Having said that, the Court pointed out that an unequal treatment resulting in a discrimination in antitrust terms is not only at hand, when a dominant patent holder grants preferential terms to specific licensees, but also when it chooses to enforce its exclusion rights under a SEP in a selective manner [450] . The latter is the case, when the SEP holder brings infringement actions only against certain competitors and, at the same time, allows other competitors to use its patent(s) without a licence [450] . However, such a conduct is discriminatory only if, depending on the overall circumstances of each case (for instance, the extend of the infringing use and the legal remedies available in the country, in which claims need to be asserted), it would have been possible for the SEP holder with reasonable efforts to enforce its patent rights against other infringers (which it was or should have been aware of) [450] . In favour of an equal treatment of competitors, the level of action which must be taken by the SEP holder in this respect should not be defined narrowly [450] . However, it has to be taken into account, that – especially in the early stages of the implementation of a standard – the SEP holder will usually not have the means required to enforce its rights against a large number of infringers; in this case, the choice to enforce its rights only against infringers with market strength first appears reasonable [451] .

Based on the above considerations, the Court ruled that the Claimant’s choice to sue only the Defendant and its two main competitors, without asserting the SEP in suit against the rest of their competitors, respectively against their suppliers, was discriminatory [452] . The Claimant should have already, at least, requested the companies, against which no action was filed, to obtain a licence, particularly since the remaining period of validity of the SEP in suit is limited [453] . Furthermore, the Court found that the Claimant’s refusal to make a licensing offer to the Intervener, although the latter had requested for a licence, was also discriminatory; in the Court’s view, the Claimant failed to provide an explanation justifying this choice [454] .

Since the Claimant’s offer was found to be non-compliant with FRAND, the Court refrained from ruling on the conformity of Defendant’s counter-offer and the security provided with the Huawei framework [455] .


C. Other issues

The Court ruled that in accordance with Article 30 para. 3 of the German Patent Law (PatG) the registration in the patent register establishes the presumption of ownership, allowing the entity which is registered as patent holder to assert the rights arising from the patent before court [456] .

  • [393] District Court of Düsseldorf, 11 July 2018, Case-No. 4c O 81/17Ibid, paras. 3 and 82.
  • [394] Ibid, para. 13.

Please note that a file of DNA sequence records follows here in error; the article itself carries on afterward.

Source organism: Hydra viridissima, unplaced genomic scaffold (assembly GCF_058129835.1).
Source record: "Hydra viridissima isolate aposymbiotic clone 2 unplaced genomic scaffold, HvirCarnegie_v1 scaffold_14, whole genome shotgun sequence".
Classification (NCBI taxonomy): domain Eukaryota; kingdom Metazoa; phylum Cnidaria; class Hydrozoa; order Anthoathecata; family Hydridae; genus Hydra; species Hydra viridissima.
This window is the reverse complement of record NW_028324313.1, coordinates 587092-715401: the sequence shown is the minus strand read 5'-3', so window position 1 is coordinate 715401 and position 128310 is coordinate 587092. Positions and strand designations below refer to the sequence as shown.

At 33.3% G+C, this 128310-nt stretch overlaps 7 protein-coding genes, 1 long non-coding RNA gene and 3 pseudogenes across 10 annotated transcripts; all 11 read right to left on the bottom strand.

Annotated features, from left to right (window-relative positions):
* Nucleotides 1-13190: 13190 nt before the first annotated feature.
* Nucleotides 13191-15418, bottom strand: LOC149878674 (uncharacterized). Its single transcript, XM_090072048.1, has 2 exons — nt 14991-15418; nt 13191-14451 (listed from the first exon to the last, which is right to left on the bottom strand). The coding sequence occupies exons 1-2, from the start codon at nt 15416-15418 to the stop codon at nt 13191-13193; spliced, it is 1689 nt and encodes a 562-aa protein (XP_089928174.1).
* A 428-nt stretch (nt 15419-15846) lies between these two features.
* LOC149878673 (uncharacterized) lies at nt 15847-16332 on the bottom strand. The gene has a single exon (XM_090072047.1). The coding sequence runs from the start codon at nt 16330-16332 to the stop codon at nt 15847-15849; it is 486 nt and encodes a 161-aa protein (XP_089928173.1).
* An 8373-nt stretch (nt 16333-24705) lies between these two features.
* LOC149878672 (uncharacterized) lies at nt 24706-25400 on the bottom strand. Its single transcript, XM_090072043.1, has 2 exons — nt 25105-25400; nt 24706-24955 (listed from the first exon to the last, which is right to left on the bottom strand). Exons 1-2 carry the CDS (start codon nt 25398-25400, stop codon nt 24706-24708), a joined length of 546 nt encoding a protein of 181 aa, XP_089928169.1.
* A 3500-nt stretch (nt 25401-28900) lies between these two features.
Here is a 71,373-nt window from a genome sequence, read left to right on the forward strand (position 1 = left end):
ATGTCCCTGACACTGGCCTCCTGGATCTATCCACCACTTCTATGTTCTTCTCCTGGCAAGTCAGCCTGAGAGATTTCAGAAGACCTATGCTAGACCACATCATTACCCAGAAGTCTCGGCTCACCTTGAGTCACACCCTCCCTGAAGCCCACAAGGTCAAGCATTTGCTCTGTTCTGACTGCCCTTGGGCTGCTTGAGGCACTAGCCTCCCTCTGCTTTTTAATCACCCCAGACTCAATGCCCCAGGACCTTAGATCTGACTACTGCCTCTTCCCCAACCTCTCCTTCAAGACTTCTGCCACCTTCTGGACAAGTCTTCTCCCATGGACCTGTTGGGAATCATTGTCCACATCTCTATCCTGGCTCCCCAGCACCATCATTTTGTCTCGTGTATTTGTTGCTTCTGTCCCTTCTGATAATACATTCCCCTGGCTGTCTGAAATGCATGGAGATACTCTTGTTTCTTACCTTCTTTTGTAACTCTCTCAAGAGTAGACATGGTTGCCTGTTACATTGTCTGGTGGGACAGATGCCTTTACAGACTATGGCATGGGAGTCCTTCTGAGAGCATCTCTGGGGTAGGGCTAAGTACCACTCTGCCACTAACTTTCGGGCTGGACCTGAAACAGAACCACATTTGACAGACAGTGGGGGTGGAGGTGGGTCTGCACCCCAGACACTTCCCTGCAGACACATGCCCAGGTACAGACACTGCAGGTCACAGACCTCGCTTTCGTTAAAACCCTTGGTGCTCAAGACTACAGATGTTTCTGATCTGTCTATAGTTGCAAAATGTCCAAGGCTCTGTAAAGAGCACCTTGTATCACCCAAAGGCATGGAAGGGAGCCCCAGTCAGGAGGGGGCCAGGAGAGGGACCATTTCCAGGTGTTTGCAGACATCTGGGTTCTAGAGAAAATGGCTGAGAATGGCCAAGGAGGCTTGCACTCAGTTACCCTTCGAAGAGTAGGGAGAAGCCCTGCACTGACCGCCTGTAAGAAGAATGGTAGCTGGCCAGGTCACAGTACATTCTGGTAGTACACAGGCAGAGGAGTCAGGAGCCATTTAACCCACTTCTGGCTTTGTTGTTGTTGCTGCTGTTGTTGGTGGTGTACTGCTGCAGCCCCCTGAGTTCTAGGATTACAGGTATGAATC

• [395] Ibid, para. 12.
  • [396] Ibid, paras. 14 and 211.
  • [397] Ibid, para. 15.
  • [398] Ibid, para. 16.
  • [399] Ibid, para. 236.
  • [400] Ibid, paras. 140 and 313 et seqq.
  • [401] Ibid, paras. 114 et seqq.
  • [402] Ibid, paras. 60 and 140.
  • [403] Huaweiv ZTE, Court of Justice of the European Union, judgment dated 16 July 2015, Case No. C-170/13.
  • [404] Ibid, para. 142.
  • [405] Ibid, para. 148.
  • [406] Ibid, paras. 153 and 146.
  • [407] Ibid, paras. 159 - 181.
  • [408] Ibid, para. 158.
  • [409] Ibid, para. 147.
  • [410] Ibid, paras. 183 et seqq.
  • [411] Ibid, para. 191.
  • [412] Ibid, para. 188.
  • [413] Ibid, paras. 195 et seqq.
  • [414] Ibid, para. 199.
  • [415] Ibid, para. 198.
  • [416] Ibid, para. 200.
  • [417] Ibid, para. 203.
  • [418] Ibid, para. 205.
  • [419] Ibid, para. 208.
  • [420] Ibid, para. 207.
  • [421] Ibid, para. 210.
  • [422] Ibid, para. 212.
  • [423] Ibid, paras. 215 et seq.
  • [424] Ibid, para. 220.
  • [425] Ibid, paras. 222 et seqq.
  • [426] Ibid, para. 225.
  • [427] Ibid, para. 233.
  • [428] Ibid, para. 228.
  • [429] Ibid, para. 230.
  • [430] Ibid, para. 237.
  • [431] Ibid. para. 241.
  • [432] Ibid, para. 242.
  • [433] Ibid, paras. 283 et seqq.
  • [434] Ibid, para. 285.
  • [435] Ibid, para. 288.
  • [436] Ibid, paras. 292 et seq.
  • [437] Ibid, paras. 298 et seqq.
  • [438] Ibid, para. 301.
  • [439] Ibid, para. 306.
  • [440] Ibid, para. 311.
  • [441] Ibid, para. 271.
  • [442] Ibid, para. 250.
  • [443] Ibid, para. 248.
  • [444] Ibid, para. 267.
  • [445] Ibid, paras. 256 and 259 et seq.
  • [446] Ibid, para. 262.
  • [447] bid, paras. 258 and 264.
  • [448] Ibid, paras. 263 and 265.
  • [449] Ibid, para. 265.
  • [450] Ibid, para. 273.
  • [451] Ibid, para. 274.
  • [452] Ibid, para. 276.
  • [453] Ibid, para. 277.
  • [454] Ibid, para. 281.
  • [455] Ibid, para. 315.
  • [456] Ibid, paras. 75 et seq.

Updated 12 March 2019

Fraunhofer-Gesellschaft (MPEG-LA) v ZTE.

LG Düsseldorf
9 November 2018 - Case No. Case-No. 4a O 15/15